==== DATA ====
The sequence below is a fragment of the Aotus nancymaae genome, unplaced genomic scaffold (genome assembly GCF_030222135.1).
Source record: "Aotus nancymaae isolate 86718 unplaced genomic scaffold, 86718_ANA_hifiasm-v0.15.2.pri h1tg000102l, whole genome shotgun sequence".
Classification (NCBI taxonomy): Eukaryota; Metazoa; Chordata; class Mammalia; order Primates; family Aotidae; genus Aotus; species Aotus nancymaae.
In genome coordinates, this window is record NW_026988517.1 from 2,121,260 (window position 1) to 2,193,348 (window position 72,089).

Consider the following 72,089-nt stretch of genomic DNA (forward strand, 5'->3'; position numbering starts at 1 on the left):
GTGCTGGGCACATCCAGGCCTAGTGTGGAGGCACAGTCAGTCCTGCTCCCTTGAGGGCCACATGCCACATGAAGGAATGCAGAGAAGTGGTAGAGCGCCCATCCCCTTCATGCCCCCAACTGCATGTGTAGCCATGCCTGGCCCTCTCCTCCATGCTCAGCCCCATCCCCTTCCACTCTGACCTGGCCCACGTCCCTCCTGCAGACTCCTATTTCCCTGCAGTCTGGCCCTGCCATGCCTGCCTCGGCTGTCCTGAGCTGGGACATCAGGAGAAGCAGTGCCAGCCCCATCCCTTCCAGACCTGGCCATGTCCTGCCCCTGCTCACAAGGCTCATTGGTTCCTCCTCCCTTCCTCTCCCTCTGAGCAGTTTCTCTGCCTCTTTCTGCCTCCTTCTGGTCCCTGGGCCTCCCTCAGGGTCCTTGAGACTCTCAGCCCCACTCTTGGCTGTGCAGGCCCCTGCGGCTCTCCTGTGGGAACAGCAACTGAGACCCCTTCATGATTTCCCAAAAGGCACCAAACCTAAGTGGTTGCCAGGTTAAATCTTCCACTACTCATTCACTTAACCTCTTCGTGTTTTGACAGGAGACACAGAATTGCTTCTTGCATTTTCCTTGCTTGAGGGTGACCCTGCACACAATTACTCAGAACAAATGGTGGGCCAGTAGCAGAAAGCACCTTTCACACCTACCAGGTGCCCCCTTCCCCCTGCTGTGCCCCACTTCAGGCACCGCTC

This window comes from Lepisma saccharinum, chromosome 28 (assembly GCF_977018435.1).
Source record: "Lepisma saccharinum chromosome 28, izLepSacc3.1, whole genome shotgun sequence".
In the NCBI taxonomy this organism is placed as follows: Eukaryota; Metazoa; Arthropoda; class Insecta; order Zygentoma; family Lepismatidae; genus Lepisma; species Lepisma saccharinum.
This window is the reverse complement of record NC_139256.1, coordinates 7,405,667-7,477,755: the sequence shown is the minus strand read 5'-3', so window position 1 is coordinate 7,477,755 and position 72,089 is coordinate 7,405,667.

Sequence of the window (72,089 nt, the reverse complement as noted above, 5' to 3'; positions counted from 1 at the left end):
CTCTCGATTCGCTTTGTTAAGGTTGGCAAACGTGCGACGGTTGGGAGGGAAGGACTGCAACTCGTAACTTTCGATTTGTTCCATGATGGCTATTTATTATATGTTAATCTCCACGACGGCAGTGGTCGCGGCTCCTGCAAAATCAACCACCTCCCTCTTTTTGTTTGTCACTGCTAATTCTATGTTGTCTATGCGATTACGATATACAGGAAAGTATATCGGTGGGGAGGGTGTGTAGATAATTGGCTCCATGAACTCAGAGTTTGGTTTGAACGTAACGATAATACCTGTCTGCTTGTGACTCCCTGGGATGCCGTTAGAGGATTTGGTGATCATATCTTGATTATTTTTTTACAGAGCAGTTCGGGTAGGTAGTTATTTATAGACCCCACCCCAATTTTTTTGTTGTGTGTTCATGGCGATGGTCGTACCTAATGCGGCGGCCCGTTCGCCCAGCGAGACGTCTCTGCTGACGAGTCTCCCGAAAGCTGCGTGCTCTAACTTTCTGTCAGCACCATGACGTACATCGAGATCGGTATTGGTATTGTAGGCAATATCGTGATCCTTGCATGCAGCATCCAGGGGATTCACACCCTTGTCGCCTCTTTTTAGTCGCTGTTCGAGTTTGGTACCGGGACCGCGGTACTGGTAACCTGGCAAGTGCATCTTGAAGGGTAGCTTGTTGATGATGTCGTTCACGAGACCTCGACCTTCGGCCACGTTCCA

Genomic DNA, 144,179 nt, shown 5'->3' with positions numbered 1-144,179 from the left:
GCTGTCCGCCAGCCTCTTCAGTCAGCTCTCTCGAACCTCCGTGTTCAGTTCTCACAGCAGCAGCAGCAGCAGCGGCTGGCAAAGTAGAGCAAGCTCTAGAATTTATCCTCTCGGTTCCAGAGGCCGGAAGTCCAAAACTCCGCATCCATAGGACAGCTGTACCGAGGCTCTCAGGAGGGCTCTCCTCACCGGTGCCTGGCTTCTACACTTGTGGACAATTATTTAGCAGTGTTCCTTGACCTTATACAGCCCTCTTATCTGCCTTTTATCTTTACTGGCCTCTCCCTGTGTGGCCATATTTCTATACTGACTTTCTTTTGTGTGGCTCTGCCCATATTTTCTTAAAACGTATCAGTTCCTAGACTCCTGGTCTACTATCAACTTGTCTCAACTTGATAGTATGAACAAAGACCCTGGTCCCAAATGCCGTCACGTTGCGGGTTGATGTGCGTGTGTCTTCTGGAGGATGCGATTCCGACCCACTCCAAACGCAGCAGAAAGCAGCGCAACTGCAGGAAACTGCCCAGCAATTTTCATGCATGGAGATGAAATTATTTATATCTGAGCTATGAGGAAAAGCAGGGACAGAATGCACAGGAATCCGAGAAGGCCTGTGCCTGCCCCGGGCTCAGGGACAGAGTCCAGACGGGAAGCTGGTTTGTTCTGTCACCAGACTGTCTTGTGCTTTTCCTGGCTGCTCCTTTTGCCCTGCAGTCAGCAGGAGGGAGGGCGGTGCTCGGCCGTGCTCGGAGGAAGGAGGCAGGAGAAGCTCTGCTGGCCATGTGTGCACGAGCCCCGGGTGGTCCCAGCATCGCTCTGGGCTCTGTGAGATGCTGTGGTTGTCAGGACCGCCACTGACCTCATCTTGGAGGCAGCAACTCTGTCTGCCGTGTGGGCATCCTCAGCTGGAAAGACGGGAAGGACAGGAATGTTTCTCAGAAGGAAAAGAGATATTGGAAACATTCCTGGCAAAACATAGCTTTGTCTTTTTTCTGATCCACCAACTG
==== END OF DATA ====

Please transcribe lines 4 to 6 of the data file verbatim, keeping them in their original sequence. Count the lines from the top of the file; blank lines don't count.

In genome coordinates, this window is record NW_026988517.1 from 2,121,260 (window position 1) to 2,193,348 (window position 72,089).

Consider the following 72,089-nt stretch of genomic DNA (forward strand, 5'->3'; position numbering starts at 1 on the left):
GTGCTGGGCACATCCAGGCCTAGTGTGGAGGCACAGTCAGTCCTGCTCCCTTGAGGGCCACATGCCACATGAAGGAATGCAGAGAAGTGGTAGAGCGCCCATCCCCTTCATGCCCCCAACTGCATGTGTAGCCATGCCTGGCCCTCTCCTCCATGCTCAGCCCCATCCCCTTCCACTCTGACCTGGCCCACGTCCCTCCTGCAGACTCCTATTTCCCTGCAGTCTGGCCCTGCCATGCCTGCCTCGGCTGTCCTGAGCTGGGACATCAGGAGAAGCAGTGCCAGCCCCATCCCTTCCAGACCTGGCCATGTCCTGCCCCTGCTCACAAGGCTCATTGGTTCCTCCTCCCTTCCTCTCCCTCTGAGCAGTTTCTCTGCCTCTTTCTGCCTCCTTCTGGTCCCTGGGCCTCCCTCAGGGTCCTTGAGACTCTCAGCCCCACTCTTGGCTGTGCAGGCCCCTGCGGCTCTCCTGTGGGAACAGCAACTGAGACCCCTTCATGATTTCCCAAAAGGCACCAAACCTAAGTGGTTGCCAGGTTAAATCTTCCACTACTCATTCACTTAACCTCTTCGTGTTTTGACAGGAGACACAGAATTGCTTCTTGCATTTTCCTTGCTTGAGGGTGACCCTGCACACAATTACTCAGAACAAATGGTGGGCCAGTAGCAGAAAGCACCTTTCACACCTACCAGGTGCCCCCTTCCCCCTGCTGTGCCCCACTTCAGGCACCGCTC